A craft losing its grip

A craft losing its grip

hands-on tools: Naarna Nalike making the umbrella; (from top left) palm leaves left to dry in the courtyard, finished chatri and mats left to dry. Photos by Gopu Gokhale

Bali Utsavas are generally organised in the coastal districts of Dakshina Kannada and Udupi from November onwards. During the rituals, daiva or spirit is worshipped or invoked. The spirit that is worshipped differs from shrine to shrine. But the shrine’s regalia, which comprises a huge umbrella, is carried by those following the chief priest, remain almost similar. While some are ornamental and decked in colourful threads, beads and trinkets, some are simple. These traditional huge umbrellas, called as chatras, are the most sacred and ancient among the spirit’s regalia.

In an auspicious hour during the ‘Bali Utsava’, the chief priest is accompanied by the beat of drums and trumpets while he circumambulates the shrine’s inner sanctum cradling the presiding spirit of the shrine in his arms and a massive umbrella towering his head.

There are references to this chatra in the mythological story about Vamana, said to be the fifth incarnation of Lord Vishnu. Historians believe that chatra owes its importance, though not mentioned in Vedas or Puranas, to the fact that it is an integral part of the deity’s regalia. The chatra is made from natural materials and a new one is used in every Bali Utsava.

Skilled workers on stake

Chatras have now become scarce as the community of skilled craftspeople has been reduced to a handful, bemoan the elderly organisers of these utsavas. Thus it comes as no surprise to see the surviving chatra makers like Naarna Nalike from Shishila village in Belthangady taluk, struggling to cater to the demands of hundreds of shrines across the coastal districts.

Shishila, located around 90 km from Mangaluru, is a natural paradise due to its close proximity to the western ghats. In a place surrounded by areca nut and coconut groves, Naarna Nalike, seated on a traditional mat in the courtyard goes about his work. Taking a break from his work, he informs that the palm leaves, the main raw material, has become difficult to source over the years.

Many palm trees were chopped down by those who were ignorant about its significance, he rues. If the palm leaves are available, Naarna Nalike, a bhoota paathri (divine interpreter), needs about seven days to make a chatra. As Nalike elaborates on the process of making a chatra, with details about its various stages, it does not take too long to realise apart from skill require, in equal measure, concentration and patience.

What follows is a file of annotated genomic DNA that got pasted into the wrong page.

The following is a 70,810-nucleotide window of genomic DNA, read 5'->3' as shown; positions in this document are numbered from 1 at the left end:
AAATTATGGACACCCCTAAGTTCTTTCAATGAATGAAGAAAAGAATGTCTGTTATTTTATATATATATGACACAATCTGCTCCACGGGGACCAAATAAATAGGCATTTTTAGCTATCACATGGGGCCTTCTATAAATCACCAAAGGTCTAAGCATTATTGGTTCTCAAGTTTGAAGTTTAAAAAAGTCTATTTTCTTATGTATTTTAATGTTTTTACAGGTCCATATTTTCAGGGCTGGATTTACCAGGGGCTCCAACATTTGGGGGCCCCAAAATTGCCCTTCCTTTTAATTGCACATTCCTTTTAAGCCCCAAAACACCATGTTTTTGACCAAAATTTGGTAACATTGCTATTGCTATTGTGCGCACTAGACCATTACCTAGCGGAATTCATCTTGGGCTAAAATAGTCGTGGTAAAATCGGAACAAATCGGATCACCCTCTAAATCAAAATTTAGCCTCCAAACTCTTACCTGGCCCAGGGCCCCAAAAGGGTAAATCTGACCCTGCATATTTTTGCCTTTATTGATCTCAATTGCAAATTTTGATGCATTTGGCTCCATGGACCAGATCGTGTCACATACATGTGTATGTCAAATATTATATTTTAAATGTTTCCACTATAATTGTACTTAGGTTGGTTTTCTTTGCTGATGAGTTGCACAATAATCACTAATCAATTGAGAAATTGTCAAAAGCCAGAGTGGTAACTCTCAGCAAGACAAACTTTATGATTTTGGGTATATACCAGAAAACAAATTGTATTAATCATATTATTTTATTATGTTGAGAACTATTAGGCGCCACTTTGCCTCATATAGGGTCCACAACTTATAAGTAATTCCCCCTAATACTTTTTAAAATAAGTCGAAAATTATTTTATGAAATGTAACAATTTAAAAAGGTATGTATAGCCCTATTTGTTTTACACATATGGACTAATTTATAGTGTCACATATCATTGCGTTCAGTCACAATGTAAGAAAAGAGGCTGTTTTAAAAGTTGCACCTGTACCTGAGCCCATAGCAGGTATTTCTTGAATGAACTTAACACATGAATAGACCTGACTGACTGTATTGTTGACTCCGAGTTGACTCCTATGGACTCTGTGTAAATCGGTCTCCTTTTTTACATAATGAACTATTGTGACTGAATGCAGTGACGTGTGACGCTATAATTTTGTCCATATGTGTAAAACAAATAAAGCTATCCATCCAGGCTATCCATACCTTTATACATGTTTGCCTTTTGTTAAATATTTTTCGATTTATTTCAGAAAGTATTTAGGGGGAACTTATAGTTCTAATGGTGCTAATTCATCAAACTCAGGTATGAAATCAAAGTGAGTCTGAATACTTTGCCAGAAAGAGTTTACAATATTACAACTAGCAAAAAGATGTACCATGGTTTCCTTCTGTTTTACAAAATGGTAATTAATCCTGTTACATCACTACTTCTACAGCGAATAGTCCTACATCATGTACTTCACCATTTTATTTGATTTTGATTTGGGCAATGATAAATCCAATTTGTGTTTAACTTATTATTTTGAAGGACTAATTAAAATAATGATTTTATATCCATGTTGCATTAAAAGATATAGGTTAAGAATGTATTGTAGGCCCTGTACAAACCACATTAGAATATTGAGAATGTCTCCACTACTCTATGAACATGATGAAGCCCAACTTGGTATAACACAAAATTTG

As the demands from different shrines pour in, Naarna Nalike sets the process rolling 10 days ahead of Deepavali. The palm leaves are first left to dry on the shaded part of the courtyard for a couple of days. Then the thin sticks for the chatra are made from the bamboo. The ropes are made from a wild creeper, kairolu. The palm leaves are placed one above the other in three layers, which are then stitched together to prevent from slipping.

Gloomy future

Half-way through the making of umbrella, a two-feet-long bamboo pole is fixed in the middle. When the umbrella is completed, intricate carvings from the areca sheath are used to decorate and enhance its overall aesthetic appeal. “My chatra not only provides foolproof protection from the rain but also gives a cool shade when held against the scorching sun,’’ Naarna Nalike says with pride.

Naarna Nalike, like his forefathers, also weaves baskets, mats, gorabe, which is used to separate dirt from grains, and other materials from different types of palm leaves. “The youths do not have any knowledge about this tradition and are not interested to learn the skill. As a result, the number of people engaged in this work is on a decline,” Naarna Nalike says.

Naarna makes chatras for use in local temples such as Shishileshwara, Dharmasthala and Vaidyanatheshwara. “I do not fix a fee for the chatras. I accept whatever is given because I consider this [making of the chatras] as a service to the god,” he says.